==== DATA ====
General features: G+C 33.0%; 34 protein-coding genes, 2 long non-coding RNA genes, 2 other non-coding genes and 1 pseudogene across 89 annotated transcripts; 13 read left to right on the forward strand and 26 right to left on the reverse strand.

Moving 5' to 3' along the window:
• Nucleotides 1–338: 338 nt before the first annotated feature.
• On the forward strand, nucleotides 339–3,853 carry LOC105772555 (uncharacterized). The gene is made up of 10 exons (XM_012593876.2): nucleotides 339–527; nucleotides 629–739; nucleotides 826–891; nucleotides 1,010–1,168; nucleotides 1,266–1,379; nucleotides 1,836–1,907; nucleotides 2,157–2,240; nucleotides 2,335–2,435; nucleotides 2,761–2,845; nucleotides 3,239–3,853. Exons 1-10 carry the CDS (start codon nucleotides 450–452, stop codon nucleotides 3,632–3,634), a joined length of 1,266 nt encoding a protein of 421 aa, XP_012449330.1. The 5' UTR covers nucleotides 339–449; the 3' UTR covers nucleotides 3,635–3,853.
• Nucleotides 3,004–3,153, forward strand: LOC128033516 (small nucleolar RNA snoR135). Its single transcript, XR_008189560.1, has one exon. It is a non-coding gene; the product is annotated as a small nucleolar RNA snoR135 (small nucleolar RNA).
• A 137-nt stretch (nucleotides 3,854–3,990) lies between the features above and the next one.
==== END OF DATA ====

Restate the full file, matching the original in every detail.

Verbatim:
General features: G+C 33.0%; 34 protein-coding genes, 2 long non-coding RNA genes, 2 other non-coding genes and 1 pseudogene across 89 annotated transcripts; 13 read left to right on the forward strand and 26 right to left on the reverse strand.

Moving 5' to 3' along the window:
• Nucleotides 1–338: 338 nt before the first annotated feature.
• On the forward strand, nucleotides 339–3,853 carry LOC105772555 (uncharacterized). The gene is made up of 10 exons (XM_012593876.2): nucleotides 339–527; nucleotides 629–739; nucleotides 826–891; nucleotides 1,010–1,168; nucleotides 1,266–1,379; nucleotides 1,836–1,907; nucleotides 2,157–2,240; nucleotides 2,335–2,435; nucleotides 2,761–2,845; nucleotides 3,239–3,853. Exons 1-10 carry the CDS (start codon nucleotides 450–452, stop codon nucleotides 3,632–3,634), a joined length of 1,266 nt encoding a protein of 421 aa, XP_012449330.1. The 5' UTR covers nucleotides 339–449; the 3' UTR covers nucleotides 3,635–3,853.
• Nucleotides 3,004–3,153, forward strand: LOC128033516 (small nucleolar RNA snoR135). Its single transcript, XR_008189560.1, has one exon. It is a non-coding gene; the product is annotated as a small nucleolar RNA snoR135 (small nucleolar RNA).
• A 137-nt stretch (nucleotides 3,854–3,990) lies between the features above and the next one.